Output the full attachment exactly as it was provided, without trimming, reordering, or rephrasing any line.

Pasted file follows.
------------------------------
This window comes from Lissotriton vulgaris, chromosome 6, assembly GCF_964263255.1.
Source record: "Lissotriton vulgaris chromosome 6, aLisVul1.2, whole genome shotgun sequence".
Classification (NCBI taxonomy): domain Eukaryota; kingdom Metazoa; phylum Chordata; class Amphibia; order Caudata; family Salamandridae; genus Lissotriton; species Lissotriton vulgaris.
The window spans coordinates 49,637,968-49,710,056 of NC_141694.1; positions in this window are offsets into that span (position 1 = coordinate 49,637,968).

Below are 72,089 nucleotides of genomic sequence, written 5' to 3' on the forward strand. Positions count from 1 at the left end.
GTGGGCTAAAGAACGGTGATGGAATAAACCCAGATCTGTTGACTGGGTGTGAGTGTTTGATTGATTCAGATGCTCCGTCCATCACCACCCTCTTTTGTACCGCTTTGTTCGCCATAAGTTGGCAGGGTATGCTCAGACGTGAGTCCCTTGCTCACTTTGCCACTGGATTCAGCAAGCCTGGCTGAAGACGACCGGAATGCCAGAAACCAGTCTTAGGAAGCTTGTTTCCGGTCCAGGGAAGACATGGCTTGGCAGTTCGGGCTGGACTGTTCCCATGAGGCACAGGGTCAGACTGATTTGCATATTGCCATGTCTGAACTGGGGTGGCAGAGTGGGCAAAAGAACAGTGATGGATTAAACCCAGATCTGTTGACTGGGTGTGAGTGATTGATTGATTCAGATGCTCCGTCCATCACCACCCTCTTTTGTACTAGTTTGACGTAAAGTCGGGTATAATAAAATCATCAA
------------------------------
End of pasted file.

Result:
This window comes from Lissotriton vulgaris, chromosome 6, assembly GCF_964263255.1.
Source record: "Lissotriton vulgaris chromosome 6, aLisVul1.2, whole genome shotgun sequence".
Classification (NCBI taxonomy): domain Eukaryota; kingdom Metazoa; phylum Chordata; class Amphibia; order Caudata; family Salamandridae; genus Lissotriton; species Lissotriton vulgaris.
The window spans coordinates 49,637,968-49,710,056 of NC_141694.1; positions in this window are offsets into that span (position 1 = coordinate 49,637,968).

Below are 72,089 nucleotides of genomic sequence, written 5' to 3' on the forward strand. Positions count from 1 at the left end.
GTGGGCTAAAGAACGGTGATGGAATAAACCCAGATCTGTTGACTGGGTGTGAGTGTTTGATTGATTCAGATGCTCCGTCCATCACCACCCTCTTTTGTACCGCTTTGTTCGCCATAAGTTGGCAGGGTATGCTCAGACGTGAGTCCCTTGCTCACTTTGCCACTGGATTCAGCAAGCCTGGCTGAAGACGACCGGAATGCCAGAAACCAGTCTTAGGAAGCTTGTTTCCGGTCCAGGGAAGACATGGCTTGGCAGTTCGGGCTGGACTGTTCCCATGAGGCACAGGGTCAGACTGATTTGCATATTGCCATGTCTGAACTGGGGTGGCAGAGTGGGCAAAAGAACAGTGATGGATTAAACCCAGATCTGTTGACTGGGTGTGAGTGATTGATTGATTCAGATGCTCCGTCCATCACCACCCTCTTTTGTACTAGTTTGACGTAAAGTCGGGTATAATAAAATCATCAA